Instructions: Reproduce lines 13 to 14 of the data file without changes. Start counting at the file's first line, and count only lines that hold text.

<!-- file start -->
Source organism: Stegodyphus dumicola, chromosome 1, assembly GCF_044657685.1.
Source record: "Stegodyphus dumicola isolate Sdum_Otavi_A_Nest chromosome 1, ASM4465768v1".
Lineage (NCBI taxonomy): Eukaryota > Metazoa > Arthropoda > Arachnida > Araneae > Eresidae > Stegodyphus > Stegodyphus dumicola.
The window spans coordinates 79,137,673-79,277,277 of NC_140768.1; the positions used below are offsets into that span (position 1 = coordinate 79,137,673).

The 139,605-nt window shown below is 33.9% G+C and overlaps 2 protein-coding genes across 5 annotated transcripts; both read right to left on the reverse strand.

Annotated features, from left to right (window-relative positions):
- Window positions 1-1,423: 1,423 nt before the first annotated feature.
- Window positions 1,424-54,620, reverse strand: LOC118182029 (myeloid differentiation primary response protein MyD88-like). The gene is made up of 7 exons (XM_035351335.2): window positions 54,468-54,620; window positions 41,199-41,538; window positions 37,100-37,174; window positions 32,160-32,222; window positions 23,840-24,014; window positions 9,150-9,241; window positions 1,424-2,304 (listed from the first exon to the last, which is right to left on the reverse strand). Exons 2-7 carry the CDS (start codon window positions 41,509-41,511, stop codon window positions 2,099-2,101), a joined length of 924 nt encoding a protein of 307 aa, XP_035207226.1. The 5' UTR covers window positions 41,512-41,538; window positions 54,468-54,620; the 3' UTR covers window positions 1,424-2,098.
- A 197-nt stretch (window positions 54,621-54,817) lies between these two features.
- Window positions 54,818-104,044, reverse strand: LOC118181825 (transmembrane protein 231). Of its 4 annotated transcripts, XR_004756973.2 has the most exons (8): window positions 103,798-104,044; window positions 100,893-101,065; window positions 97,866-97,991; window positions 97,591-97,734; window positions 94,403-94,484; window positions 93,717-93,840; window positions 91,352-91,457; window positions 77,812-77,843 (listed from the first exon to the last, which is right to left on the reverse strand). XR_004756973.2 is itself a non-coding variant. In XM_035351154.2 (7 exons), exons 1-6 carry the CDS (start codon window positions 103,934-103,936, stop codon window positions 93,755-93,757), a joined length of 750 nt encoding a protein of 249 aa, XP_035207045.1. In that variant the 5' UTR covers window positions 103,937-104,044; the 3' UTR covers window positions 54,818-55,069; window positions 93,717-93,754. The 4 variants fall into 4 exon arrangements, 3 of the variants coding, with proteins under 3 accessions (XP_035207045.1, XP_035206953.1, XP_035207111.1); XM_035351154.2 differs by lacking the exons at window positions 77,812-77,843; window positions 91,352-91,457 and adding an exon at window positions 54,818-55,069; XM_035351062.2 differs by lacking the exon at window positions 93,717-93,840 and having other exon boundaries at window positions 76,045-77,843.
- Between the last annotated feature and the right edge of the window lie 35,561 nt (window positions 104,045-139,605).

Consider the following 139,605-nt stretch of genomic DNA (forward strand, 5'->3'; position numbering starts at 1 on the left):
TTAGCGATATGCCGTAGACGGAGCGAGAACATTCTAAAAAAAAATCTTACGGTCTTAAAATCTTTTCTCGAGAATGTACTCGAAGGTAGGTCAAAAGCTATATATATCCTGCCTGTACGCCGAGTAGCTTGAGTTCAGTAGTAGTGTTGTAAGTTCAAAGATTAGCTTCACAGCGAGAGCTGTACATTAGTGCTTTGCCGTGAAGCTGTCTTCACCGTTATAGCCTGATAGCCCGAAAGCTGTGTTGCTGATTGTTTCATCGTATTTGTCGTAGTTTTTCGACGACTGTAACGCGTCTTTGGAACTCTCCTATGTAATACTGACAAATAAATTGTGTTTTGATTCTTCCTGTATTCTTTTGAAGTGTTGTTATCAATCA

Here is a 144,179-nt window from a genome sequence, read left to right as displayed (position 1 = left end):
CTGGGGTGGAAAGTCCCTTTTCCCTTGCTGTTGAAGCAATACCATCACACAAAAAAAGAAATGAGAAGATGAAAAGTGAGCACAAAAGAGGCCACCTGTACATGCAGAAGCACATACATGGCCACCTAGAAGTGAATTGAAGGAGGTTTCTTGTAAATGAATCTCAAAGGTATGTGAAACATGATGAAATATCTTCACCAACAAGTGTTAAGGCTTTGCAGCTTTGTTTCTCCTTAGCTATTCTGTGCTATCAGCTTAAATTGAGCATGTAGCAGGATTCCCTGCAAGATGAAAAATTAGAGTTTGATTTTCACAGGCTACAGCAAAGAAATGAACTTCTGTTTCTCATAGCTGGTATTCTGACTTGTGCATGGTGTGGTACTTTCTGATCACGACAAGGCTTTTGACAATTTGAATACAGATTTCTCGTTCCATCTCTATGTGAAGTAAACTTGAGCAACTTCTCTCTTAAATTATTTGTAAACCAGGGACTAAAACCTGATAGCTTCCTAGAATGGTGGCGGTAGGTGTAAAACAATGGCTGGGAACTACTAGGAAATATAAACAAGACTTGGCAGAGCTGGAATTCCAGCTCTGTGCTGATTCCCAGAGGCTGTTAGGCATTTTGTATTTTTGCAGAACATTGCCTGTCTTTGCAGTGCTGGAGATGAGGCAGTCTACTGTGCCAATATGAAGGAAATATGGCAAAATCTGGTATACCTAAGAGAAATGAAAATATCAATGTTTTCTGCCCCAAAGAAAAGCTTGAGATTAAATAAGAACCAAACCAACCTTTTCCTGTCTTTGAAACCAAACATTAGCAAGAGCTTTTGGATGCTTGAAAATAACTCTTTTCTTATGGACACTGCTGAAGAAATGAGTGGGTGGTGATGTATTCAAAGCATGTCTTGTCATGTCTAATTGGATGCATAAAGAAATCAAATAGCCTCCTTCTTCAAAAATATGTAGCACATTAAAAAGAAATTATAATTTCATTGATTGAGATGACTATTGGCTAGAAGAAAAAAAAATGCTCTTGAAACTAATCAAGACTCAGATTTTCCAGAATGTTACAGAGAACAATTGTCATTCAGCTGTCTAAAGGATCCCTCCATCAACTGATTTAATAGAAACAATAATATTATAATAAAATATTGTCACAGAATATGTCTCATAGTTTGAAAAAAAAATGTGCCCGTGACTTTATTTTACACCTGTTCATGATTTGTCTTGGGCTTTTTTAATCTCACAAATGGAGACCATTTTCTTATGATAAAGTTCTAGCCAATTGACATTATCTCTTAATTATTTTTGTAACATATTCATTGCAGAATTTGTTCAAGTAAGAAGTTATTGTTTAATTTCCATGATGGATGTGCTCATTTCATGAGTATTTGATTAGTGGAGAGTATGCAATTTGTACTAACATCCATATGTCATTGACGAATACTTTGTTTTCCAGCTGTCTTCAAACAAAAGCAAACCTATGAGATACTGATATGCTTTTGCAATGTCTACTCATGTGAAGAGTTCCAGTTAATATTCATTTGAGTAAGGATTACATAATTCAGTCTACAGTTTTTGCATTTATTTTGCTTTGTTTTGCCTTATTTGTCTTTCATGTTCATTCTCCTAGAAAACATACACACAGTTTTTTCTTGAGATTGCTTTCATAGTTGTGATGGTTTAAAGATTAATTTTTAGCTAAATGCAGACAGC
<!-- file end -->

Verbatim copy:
TTAGCGATATGCCGTAGACGGAGCGAGAACATTCTAAAAAAAAATCTTACGGTCTTAAAATCTTTTCTCGAGAATGTACTCGAAGGTAGGTCAAAAGCTATATATATCCTGCCTGTACGCCGAGTAGCTTGAGTTCAGTAGTAGTGTTGTAAGTTCAAAGATTAGCTTCACAGCGAGAGCTGTACATTAGTGCTTTGCCGTGAAGCTGTCTTCACCGTTATAGCCTGATAGCCCGAAAGCTGTGTTGCTGATTGTTTCATCGTATTTGTCGTAGTTTTTCGACGACTGTAACGCGTCTTTGGAACTCTCCTATGTAATACTGACAAATAAATTGTGTTTTGATTCTTCCTGTATTCTTTTGAAGTGTTGTTATCAATCA

Here is a 144,179-nt window from a genome sequence, read left to right as displayed (position 1 = left end):